ANAHEIM -- It stands to reason that the Indians would trade their staff ace, announce to the world that they are out of contention in the American League Central Division, then play some of their best baseball of the season, right?

No, of course not.

But little has stood to reason for the Indians this season, so why should this latest stretch, in which they've won seven of eight games?

The Indians' inverted ways were again on display Monday night, when starter Paul Byrd, felled by the long ball all season, was instead helped by homers in a 5-2 victory over the Angels. Andy Marte, Casey Blake and Jhonny Peralta all went deep in support of Byrd.

And Byrd, who won for the first time since June 6, did his part by keeping the ball inside Angel Stadium.

"Maybe this is a sign," Byrd said, "that things are going to turn around for me and for the Cleveland Indians."

Or maybe this was a start that could make Byrd more desirable to contending teams looking to add to their rotation between now and the July 31 non-waiver trading deadline.

Whatever the case, this start from Byrd was a welcome one for an Indians team that has watched him labor on the mound for the better part of the season. In fact, Byrd's last start in this building -- a three-inning outing on April 9 in which he served up three homers and took a 9-5 loss -- was indicative of the way his disappointing first half went.

"I've pitched a little up in the zone this year," said Byrd, who has allowed an AL-leading 23 homers. "I've elevated the ball and made poor pitches that have left the park."

No on this night, though.

Byrd had several opportunities to make that crippling poor pitch with runners on, but it never came. The only run he allowed in 5 1/3 innings of work came when Jeff Mathis hit a line-drive single to score Garret Anderson from second with two outs in the second inning.


"Maybe this is a sign that things are going to turn around for me and for the Cleveland Indians."
-- pitcher Paul Byrd

That inning could have gotten out of hand, as Byrd went on to let the Angels load the bases and fell behind, 3-0, to Maicer Izturis. But after a quick conference with catcher Kelly Shoppach, Byrd got Izturis to fly out to right to end the threat and keep the game tied at 1.

"I remember wishing [Shoppach] had gone out there when it was 2-0," manager Eric Wedge said with a laugh. "Ultimately, it worked. That's something nobody will notice, but it was very big for [Byrd]."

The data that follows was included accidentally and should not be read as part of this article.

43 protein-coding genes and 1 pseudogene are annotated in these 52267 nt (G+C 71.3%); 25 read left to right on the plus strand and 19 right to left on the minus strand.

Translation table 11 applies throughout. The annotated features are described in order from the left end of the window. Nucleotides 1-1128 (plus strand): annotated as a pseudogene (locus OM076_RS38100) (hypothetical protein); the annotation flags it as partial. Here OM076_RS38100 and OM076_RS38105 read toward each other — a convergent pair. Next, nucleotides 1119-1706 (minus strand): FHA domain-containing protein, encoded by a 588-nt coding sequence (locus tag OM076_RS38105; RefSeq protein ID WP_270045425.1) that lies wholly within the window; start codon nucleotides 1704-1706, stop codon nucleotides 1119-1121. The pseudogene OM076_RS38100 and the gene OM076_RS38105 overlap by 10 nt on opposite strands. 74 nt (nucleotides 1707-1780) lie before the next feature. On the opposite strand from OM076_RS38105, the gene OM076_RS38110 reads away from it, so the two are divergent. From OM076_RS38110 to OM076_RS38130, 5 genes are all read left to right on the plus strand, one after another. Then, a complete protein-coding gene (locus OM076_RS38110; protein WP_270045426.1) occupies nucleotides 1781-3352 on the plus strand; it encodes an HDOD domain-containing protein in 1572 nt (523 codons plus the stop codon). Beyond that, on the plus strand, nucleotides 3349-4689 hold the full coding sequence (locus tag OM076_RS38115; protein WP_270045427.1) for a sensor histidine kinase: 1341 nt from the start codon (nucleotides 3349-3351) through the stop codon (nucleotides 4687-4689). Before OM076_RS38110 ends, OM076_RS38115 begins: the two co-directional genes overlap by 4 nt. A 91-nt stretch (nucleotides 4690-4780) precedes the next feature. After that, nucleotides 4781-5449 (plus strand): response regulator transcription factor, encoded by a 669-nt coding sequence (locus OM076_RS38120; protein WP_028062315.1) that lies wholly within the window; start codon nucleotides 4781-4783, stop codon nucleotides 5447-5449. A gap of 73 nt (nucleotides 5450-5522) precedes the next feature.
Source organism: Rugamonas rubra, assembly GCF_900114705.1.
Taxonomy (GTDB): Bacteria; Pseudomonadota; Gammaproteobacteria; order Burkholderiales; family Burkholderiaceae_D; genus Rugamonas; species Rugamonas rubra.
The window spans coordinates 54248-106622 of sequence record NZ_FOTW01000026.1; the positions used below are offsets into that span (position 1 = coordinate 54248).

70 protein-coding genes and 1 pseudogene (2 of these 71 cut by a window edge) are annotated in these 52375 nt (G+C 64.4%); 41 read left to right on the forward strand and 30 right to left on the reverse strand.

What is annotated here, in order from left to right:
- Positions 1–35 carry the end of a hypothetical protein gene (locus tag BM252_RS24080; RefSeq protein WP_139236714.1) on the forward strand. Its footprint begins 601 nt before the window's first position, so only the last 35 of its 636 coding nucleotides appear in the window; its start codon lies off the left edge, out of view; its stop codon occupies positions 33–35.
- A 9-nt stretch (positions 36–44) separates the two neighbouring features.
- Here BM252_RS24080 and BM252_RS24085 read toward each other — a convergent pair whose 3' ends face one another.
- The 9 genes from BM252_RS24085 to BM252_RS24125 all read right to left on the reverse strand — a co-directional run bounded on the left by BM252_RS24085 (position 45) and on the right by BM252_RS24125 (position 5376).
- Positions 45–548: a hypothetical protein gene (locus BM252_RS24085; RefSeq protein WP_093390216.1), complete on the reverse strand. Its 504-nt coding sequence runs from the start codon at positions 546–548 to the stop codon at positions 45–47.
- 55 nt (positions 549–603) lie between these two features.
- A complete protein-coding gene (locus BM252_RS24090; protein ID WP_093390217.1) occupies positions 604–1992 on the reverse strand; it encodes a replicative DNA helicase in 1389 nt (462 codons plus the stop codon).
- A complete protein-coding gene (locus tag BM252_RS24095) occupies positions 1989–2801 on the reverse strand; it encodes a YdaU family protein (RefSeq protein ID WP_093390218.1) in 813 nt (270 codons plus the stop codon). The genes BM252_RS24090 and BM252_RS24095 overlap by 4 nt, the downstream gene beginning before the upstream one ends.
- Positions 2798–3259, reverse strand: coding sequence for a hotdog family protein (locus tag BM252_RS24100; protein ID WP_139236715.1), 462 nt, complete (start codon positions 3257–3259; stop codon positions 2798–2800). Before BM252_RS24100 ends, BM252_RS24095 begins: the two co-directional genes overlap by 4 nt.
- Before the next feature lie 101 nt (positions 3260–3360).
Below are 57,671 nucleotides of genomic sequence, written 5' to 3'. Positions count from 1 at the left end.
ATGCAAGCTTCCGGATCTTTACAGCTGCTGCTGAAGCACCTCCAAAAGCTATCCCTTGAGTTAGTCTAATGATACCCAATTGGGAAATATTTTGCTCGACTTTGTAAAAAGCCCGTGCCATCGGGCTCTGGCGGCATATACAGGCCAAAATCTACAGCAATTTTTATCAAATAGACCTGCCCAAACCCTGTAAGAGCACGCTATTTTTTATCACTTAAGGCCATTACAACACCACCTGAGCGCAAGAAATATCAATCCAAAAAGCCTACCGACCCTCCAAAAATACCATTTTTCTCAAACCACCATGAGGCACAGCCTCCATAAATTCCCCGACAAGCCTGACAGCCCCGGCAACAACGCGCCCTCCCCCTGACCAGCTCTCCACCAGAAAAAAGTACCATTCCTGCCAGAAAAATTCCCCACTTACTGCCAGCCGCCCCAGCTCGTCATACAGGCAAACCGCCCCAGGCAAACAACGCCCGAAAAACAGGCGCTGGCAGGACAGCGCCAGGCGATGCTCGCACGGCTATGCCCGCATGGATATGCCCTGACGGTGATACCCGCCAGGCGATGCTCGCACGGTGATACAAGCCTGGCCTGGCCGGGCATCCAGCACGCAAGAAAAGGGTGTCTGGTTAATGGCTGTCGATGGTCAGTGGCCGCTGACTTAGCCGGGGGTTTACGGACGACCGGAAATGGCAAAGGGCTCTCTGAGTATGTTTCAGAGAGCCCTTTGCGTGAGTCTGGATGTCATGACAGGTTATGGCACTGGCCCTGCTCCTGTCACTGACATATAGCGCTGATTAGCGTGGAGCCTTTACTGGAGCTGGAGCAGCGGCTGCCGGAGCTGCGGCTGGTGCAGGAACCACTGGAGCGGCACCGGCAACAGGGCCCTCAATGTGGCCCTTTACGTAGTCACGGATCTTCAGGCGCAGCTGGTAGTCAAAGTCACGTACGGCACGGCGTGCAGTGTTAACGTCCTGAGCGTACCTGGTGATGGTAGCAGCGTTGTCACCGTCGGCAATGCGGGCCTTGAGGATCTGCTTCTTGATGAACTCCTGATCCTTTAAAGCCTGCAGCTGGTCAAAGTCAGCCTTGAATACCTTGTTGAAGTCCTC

Izturis' out might go unnoticed because of all the big blasts that followed for the Indians.

Marte put the Indians up for good in the fourth, when he took Ervin Santana's 1-1 offering out to left. In the fifth, Blake pushed the Tribe's lead to 4-1 with a two-run shot after Grady Sizemore doubled.

The Indians have had a penchant for such power of late. They have homered in eight straight and 16 of their last 17 games.

And home runs aside, Wedge has been pleased with the quality of the club's at-bats since a July 10 team meeting in which he expressed his disappointment with what he was seeing at the plate.

"I felt like everything was there in regard to our approach and how we play the game," Wedge said. "What I wasn't pleased about was the fact that it wasn't translating in regard to performance. We were missing pitches at the plate, pitches where you foul it off or try to do too much, versus just squaring it up."

They squared it up plenty in this game, and Byrd was the benefactor. But he was in danger of squandering that 4-1 lead in the sixth, when he put two on with one out, and Wedge, knowing Byrd's tendency to get roughed up his third or fourth time through a lineup, had seen enough.

In came reliever Rafael Perez, and with him came two of the biggest outs of the ballgame. Perez got Chone Figgins to ground into an inning-ending double play.

Perez went on to give the Tribe 2 2/3 innings of relief in which he all he allowed was a too-little, too-late solo homer from Howie Kendrick.

"Rafael Perez was really big for us," Wedge said. "To come in and get the double play and extend that all the way into the eighth inning against some tough righties and lefties, he did a great job."

Perez's job, combined with Peralta's insurance homer off Justin Speier in the eighth and closer Masa Kobayashi's perfect ninth in which he struck out the side, made this a surprisingly easy victory against the team with baseball's best record.

It all started with Byrd giving himself and his team a chance to win. For the most part, that hasn't happened this season, and it's been a particular struggle for Byrd over his last nine starts.

"That was the old me out there," Byrd said.

And with the pressure to live up to preseason expectations now removed, it appears these are the new Indians.